Why are all the superbugs in our salad vegetables?
Eating green is good for your health. No one can deny that.
Whether you choose kale, red leaves or sesame, a plate full of green can provide you with a lot of fiber, antioxidants, vitamins, minerals and calcium. In addition, the green is also very low in calories. So you can get a lot of healthy nutrients.
But even green plants, the healthiest food on the planet, are not perfect. At least not now... just recently, we were warned to throw away lettuce because of an E. coli outbreak.
Unfortunately, more of these things may happen.
Most of us buy our cut green vegetables and wash them in a pre-packaged bathtub. But health studies have shown that these green plants often carry an unexpected undesirable ingredient, antibiotic-resistant bacteria...
Antibiotic resistance spread through salad
We have learned that superbugs are destroying 80% of supermarket meat. Now we know that they also pollute our salad.
A study by health researchers at the Julius Kuehn Institute (JKI) in Germany found that packaged salad mixtures contained antibiotic-resistant bacteria.
They analyzed mixed salads, sesame and coriander in German supermarkets and found E. coli in all of them. Today, E. coli is harmless most of the time. It exists in our intestines, and most strains do not make healthy people sick. But these E. coli bacteria are shocking. That's why...
They contain transferable antimicrobial resistance genes. These genes can be passed on to other bacteria to make them more resistant to antibiotics. For example, if these genes are passed on to pathogenic bacteria latent in the intestine, that may be bad news.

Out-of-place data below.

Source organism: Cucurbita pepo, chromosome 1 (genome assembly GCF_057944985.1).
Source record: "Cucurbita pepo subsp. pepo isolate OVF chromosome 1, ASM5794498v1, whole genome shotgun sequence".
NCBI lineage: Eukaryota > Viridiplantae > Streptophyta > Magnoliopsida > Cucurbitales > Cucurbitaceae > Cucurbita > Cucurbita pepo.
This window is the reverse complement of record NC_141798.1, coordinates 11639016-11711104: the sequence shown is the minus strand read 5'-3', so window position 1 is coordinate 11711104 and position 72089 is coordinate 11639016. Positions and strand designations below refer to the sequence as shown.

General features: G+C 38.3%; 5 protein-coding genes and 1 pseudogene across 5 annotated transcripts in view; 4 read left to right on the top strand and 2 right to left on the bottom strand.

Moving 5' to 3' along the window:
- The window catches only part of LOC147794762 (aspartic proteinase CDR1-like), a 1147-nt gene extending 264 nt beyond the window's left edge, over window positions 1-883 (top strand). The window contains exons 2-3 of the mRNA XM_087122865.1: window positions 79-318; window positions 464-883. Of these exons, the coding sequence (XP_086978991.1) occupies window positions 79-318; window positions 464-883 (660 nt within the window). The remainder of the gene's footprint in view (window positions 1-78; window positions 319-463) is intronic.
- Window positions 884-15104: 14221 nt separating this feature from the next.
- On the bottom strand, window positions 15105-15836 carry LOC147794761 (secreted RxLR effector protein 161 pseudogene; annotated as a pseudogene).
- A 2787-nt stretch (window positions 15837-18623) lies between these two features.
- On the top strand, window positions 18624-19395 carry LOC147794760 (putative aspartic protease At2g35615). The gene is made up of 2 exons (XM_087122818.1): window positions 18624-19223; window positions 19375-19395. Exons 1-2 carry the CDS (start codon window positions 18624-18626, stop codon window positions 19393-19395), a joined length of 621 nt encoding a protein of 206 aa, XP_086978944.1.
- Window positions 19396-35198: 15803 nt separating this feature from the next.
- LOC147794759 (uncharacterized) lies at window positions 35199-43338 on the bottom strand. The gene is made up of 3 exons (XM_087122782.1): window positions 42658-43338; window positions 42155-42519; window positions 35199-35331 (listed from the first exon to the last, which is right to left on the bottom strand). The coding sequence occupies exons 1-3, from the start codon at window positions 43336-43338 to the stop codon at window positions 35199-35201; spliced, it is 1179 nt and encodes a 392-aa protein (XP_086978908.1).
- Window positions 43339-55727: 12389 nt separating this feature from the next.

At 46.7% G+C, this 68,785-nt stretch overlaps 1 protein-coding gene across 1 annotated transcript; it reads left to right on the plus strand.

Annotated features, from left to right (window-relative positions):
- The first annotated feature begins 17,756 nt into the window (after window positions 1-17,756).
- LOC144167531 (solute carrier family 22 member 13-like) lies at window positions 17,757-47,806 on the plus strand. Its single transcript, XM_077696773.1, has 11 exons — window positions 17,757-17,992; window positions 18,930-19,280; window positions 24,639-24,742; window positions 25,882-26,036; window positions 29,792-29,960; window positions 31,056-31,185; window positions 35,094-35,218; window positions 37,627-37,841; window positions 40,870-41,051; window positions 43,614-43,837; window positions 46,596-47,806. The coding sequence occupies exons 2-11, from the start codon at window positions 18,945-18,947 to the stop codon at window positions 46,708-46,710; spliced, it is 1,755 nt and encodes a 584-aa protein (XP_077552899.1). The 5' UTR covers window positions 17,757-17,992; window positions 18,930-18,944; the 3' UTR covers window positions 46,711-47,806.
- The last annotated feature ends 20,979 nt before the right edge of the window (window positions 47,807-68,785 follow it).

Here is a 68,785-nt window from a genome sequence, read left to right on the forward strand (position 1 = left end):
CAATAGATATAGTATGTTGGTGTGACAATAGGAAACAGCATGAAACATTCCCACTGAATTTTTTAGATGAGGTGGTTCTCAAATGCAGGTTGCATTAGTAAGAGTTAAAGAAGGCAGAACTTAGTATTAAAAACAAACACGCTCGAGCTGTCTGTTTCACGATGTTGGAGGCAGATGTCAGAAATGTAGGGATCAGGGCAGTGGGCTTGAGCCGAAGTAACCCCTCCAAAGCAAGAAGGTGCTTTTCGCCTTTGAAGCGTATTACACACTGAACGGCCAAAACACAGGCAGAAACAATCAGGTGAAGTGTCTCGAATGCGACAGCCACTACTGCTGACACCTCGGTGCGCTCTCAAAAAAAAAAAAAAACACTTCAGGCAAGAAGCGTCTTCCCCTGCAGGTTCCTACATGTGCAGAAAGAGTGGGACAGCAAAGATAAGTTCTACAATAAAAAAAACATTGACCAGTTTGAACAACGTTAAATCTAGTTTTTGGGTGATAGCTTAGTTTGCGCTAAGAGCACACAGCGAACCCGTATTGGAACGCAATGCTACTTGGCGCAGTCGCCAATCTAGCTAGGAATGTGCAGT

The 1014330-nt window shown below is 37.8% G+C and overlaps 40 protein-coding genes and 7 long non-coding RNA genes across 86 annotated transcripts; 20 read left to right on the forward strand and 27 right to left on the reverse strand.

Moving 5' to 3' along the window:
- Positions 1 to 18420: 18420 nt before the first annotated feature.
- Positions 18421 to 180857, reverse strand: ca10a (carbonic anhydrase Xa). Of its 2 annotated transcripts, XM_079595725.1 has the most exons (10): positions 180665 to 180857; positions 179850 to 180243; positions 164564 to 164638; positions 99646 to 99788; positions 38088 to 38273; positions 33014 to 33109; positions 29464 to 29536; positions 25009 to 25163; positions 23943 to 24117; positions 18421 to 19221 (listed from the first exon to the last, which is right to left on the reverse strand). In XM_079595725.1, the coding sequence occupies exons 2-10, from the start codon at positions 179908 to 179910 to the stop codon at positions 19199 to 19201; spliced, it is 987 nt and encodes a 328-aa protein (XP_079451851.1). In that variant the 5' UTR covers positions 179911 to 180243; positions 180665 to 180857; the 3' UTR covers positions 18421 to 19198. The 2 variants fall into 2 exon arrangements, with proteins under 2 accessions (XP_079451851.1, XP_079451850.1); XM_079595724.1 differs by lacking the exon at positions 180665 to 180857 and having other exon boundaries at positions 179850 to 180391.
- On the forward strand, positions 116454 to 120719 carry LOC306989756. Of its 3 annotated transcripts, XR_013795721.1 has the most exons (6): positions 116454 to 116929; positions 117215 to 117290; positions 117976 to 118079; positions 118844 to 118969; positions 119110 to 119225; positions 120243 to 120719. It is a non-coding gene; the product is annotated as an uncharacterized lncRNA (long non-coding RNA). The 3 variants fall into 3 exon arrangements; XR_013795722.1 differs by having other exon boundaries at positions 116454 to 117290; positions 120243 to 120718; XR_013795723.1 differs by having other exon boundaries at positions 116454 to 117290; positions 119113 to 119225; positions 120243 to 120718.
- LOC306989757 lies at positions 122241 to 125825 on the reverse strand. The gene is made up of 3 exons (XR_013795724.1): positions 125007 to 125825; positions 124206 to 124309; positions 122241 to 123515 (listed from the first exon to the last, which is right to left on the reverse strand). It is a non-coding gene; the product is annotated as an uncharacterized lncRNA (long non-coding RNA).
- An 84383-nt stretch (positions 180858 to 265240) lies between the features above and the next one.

But how do these superbugs with antibiotic resistance genes end up in our salads?
This is very simple. Factory farmers provide large quantities of antibiotics to livestock to enable them to survive in crowded and unsanitary living conditions. Ultimately, bacteria in the gut of these animals become resistant to antibiotics because they are often used. These antibiotic-resistant bacteria (and even some antibiotics) are excreted and eventually used as fertilizers on vegetable crops, including green leafy vegetables that we use to make salads.
How to get salad vegetables without superbacteria
Do not distort it. You should still eat a lot of green vegetables (just lettuce, not lettuce, until the CDC "cleans it all out". Cutting vegetables can have a serious impact on your health.
But whenever you eat green vegetables, you should take these precautions to reduce the chances of introducing antibiotic resistance genes into your abdomen...
Choose fresh unpackaged products whenever possible. Pre-cut, packaged salads are more likely to contain bacteria.
Wash salad vegetables and herbs with drinking water before eating to reduce the bacteria that eventually fall on the plate. However, according to Dr. Robert Brackett, director of the Institute of Food Safety and Health at the Illinois Institute of Technology, once bacteria adhere to vegetable surfaces, they become more difficult to kill.
Heat the vegetables for at least two minutes until the food's internal temperature is 158 degrees F. Heat kills bacteria. Of course, a warm salad may not sound appetizing at first, but consider a warm spinach salad. It's not just about providing warm seasonings on cool spinach leaves, it's also about heating them. A gentle green will not withstand the heat, but spinach or kale will certainly.
You can take another action for your health and better things...
Don't buy meat products treated with antibiotics. After all, this is where the whole problem of superbacteria begins. Choose organic, healthy, herbal, antibiotic-free meat products, so you're part of the solution, not the problem.